June 23rd 2016 has become a remarkable day in the history of the United Kingdom, with a majority of 51,9% of the UK voters expressing their agreement on the country’s departure from the European Union. In March 2017, UK Prime Minister Theresa May invoked Article 50 of the Treaty on the European Union (TEU), officially starting the formal two-year negotiation phase in advance of the UK’s withdrawal from the Union.

For the time being, it is not yet clear what the outcome of the exit negotiations will bring, causing uncertainty about the future of the United Kingdom and its future relations with Europe. This also affects the UK’s data protection framework, setting the conditions of processing personal information within the country and also for cross-border data transfers in and out of the EU.

However, in August 2017, UK Minister of State for Digital, Matt Hancock, announced the newest plans of the British government to reform the UK data protection framework, calling for feedback on the government’s intentions.

At the moment, there is no concrete bill draft proposed for the legislative process. Nonetheless, an outline describing the intentions of the government already revealed some details of interest for companies and industries concerned with personal data processing when doing business in and with the UK.

The key points of the announcement are so far:

  • The almost twenty year old UK Data Protection Act will be repealed by a future UK Data Protection Bill, which will align very closely to the new EU data protection framework.

  • The new UK Data Protection Bill will cover several areas of application, namely the

    • Private sector, aligning closely to the EU General Data Protection Regulation (GDPR),

    • Law enforcement sector, aligning closely to the EU Police Data Protection Directive (Directive (EU) 2016/680)

    • National Security field, aligning closely to the revised Council of Europe Convention for the Protection of Individuals with regard to Automatic Processing of Personal Data.

In terms of personal data protection mostly in the private sector, there will be many aspects aligned very closely to the GDPR. Some examples are:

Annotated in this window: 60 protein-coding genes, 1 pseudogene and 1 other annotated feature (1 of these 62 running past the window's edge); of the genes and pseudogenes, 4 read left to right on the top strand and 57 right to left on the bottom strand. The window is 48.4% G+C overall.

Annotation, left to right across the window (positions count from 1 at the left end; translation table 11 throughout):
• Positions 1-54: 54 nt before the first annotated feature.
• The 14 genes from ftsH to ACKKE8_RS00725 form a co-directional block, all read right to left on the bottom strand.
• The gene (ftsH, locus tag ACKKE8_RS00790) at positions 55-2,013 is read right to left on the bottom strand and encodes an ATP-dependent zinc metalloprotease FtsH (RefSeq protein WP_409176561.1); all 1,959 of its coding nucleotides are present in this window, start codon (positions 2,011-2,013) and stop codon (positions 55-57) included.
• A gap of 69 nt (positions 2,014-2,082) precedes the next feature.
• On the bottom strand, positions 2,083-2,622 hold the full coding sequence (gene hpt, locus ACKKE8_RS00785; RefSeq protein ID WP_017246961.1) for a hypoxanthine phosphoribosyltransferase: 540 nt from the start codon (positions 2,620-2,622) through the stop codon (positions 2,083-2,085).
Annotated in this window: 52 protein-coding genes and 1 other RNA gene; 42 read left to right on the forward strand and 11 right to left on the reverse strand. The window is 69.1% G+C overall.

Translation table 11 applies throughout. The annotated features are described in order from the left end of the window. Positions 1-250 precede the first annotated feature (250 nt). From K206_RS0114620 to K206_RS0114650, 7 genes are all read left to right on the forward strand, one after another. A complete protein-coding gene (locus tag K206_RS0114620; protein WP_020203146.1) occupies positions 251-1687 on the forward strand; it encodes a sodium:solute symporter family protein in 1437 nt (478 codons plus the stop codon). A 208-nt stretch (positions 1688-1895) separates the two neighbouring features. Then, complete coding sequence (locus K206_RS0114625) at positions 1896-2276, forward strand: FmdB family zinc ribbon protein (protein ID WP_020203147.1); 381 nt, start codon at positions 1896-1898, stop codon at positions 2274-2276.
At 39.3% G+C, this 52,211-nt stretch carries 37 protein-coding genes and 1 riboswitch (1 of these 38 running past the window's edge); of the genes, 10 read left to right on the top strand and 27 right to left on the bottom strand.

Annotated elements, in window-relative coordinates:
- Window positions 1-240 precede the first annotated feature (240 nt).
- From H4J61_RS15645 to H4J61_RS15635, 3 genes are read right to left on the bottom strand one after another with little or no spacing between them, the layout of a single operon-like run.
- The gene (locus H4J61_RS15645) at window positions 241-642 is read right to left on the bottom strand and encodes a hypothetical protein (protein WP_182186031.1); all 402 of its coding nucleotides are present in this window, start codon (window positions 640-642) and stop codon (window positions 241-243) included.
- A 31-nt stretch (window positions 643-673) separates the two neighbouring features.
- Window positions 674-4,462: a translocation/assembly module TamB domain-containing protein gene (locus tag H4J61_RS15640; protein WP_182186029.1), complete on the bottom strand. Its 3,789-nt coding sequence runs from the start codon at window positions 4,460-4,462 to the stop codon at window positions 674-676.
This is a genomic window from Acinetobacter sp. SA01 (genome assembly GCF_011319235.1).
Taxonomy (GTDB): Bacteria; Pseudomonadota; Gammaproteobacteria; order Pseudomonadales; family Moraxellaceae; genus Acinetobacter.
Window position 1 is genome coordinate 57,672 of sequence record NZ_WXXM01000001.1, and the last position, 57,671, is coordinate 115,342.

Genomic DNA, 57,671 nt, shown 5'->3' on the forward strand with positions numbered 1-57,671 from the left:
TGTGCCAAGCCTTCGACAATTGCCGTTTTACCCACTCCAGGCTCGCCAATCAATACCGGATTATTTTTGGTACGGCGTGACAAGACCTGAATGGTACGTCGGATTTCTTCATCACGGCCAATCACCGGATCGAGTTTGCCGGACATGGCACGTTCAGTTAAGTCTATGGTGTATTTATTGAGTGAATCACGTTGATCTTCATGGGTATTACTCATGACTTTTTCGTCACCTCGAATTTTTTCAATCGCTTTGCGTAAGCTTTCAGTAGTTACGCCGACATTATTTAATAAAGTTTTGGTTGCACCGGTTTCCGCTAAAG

• Strengthened rules for valid, informed, unambiguous and explicit consent

  • A recognition of the right to be forgotten

  • Right of access for data subjects

  • Right to erasure or modification, and data portability

  • Increased control for data subjects, especially when automated decision-making and profiling is involved

  • Improved legal remedy for data subjects

  • Expansion of sanction powers for the UK Information Commissioner (ICO) in alignment with those which the GDPR grants the European data protection supervisory authorities

  • More emphasis on the concepts of privacy by design and by default

  • Adoption of more obligations for data controllers and processors, such as:

    • the appointment of data protection officers

    • the provision of data breach notifications

    • the requirement to conduct data protection impact assessments

From this announcement, it becomes clear that the UK intends to secure cross-border business and participation in the European market by levelling the country’s data protection rules into alignment to the European framework. This will come as a relief to companies and industries located in, or doing business in the UK.

Despite this close alignment, there will be some derogation as well. Thereby, the UK government said it will make use of the GDPR's opening clauses. So far, intentions have been expressed to require social media providers to delete personal information upon request from data subjects captured before they were 18 years old. Moreover, public-private partnerships in the context of criminal convictions shall be facilitated by providing legal grounds for personal data processing by non-governmental authorities. However, the announcement did not yet provide much more detail on the planned derogations.

The SPECIAL project welcomes Minister Hancock’s announcement as important information and good news, as information, transparency, user control and privacy by design and default are core goals of the project. An adherence to the European data protection framework ensures that the fundamental rights of both European and UK citizens will be protected in in the Union as well as in the UK.

This project receives funding from the European Union’s Horizon 2020 research and innovation programme under grant agreement No. 731601

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